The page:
Intrastate Pipeline

Definition - What does Intrastate Pipeline mean?

An Intrastate Pipeline is a large diameter steel pipeline that is used to transport crude oil, natural gas and petroleum products within a country. These pipelines are spread strategically within a country as a grid network that carries various hydrocarbons as per requirements. Industries that have any requirement for hydrocarbon can be connected via spur lines from the intrastate pipelines.

Petropedia explains Intrastate Pipeline

Pipelines are one of the safest and most effective ways of transporting crude oil, natural gas and petroleum products between border sharing nations and states. The industry jargon for pipelines varies with respect to the oil and gas sectors, i.e., upstream, midstream and downstream sectors.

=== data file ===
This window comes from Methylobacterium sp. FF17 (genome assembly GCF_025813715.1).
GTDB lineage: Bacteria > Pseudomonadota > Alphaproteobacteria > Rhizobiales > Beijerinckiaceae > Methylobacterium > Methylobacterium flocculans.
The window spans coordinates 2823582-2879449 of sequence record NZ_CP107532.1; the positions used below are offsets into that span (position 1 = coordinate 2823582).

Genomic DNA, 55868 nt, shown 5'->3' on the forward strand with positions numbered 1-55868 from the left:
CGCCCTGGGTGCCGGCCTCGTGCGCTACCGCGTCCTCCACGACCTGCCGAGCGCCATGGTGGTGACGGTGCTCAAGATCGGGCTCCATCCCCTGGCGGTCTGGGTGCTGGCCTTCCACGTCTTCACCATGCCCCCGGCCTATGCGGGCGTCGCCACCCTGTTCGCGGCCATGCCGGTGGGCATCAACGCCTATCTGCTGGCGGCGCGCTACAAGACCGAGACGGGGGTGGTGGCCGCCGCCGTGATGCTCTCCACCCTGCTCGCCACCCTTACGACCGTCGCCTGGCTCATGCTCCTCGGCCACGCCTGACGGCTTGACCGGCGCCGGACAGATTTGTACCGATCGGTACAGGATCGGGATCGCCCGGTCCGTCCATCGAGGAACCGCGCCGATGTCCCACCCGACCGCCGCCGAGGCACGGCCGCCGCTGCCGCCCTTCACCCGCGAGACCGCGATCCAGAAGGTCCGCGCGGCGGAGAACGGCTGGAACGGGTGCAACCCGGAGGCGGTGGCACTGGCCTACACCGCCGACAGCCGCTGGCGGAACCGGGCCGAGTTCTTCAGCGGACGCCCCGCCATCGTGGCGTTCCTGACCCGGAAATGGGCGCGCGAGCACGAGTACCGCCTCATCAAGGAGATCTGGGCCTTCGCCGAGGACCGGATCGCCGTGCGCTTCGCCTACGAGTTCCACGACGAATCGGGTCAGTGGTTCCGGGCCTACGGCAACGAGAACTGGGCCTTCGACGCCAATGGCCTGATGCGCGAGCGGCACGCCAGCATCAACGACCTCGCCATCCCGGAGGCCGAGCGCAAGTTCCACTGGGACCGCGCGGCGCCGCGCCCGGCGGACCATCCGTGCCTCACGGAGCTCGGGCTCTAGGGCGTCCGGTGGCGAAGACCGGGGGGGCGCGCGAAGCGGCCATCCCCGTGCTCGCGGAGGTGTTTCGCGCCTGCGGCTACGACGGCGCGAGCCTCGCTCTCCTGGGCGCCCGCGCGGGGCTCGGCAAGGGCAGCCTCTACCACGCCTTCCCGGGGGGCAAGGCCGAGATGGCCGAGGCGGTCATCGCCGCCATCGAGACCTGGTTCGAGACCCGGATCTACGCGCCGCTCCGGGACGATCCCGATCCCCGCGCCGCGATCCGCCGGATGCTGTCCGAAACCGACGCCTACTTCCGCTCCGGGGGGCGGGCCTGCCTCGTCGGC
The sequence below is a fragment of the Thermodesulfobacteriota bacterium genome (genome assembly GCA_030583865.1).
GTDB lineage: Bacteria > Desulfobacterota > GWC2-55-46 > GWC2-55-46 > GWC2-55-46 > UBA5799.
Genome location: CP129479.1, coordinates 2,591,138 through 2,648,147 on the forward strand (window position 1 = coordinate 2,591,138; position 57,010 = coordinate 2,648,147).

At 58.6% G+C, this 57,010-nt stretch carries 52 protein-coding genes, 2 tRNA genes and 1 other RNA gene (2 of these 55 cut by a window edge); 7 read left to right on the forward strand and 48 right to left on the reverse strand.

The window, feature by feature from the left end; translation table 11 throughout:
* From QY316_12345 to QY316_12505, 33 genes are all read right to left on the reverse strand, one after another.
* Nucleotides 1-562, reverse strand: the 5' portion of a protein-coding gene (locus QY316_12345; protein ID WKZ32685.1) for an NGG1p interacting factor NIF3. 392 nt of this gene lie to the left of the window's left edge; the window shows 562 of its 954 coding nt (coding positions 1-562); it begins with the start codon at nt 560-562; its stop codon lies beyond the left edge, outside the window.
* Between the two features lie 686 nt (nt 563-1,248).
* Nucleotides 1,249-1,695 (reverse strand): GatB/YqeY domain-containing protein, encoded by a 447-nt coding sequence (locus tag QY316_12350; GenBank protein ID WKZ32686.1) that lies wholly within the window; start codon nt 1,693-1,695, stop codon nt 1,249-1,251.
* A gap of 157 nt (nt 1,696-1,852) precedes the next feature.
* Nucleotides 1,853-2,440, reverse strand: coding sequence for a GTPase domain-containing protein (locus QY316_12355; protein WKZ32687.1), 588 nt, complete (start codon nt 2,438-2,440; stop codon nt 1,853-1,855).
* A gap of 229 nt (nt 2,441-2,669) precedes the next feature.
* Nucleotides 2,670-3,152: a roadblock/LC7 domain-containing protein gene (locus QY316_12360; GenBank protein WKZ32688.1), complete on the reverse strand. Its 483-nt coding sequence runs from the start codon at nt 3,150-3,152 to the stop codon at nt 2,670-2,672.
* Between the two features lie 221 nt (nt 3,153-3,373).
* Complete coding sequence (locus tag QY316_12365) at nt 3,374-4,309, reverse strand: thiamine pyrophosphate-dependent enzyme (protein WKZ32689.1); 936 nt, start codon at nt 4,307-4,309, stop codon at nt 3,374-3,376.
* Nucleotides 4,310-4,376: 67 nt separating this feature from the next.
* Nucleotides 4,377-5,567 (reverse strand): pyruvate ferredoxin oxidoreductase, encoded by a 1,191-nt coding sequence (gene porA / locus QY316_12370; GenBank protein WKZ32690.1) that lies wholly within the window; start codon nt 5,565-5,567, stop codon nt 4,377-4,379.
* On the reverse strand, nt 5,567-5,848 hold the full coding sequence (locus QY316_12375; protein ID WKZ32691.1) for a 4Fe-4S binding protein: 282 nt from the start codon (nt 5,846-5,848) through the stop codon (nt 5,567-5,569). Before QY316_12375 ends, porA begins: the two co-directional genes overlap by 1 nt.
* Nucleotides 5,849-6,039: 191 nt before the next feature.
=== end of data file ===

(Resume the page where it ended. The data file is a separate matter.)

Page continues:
In the upstream sector, pipelines which carry crude oil and natural gas from the wellhead to the processing plants are called gathering systems. These are small diameter pipelines. Once crude oil and natural gas are processed and impurities are removed, they are sent to trade in the market of the countries or states which need them via trunk pipelines (intrastate as well as interstate pipelines). The crude oil is transported to the respective countries or the state refineries for further processing via large diameter trunk pipelines. Once the Petroleum products are produced, they are further transported to various demand centers within the country either by intrastate pipelines, rail or road network. To carry the products further to the customers, small diameter pipelines called spur lines are connected to these large diameter mainlines which carry the products further to the densely populated demographic regions. Intrastate pipelines have diameters which range from 20 inches to 48 inches or more and are spread across large distances within the boundary of a country.

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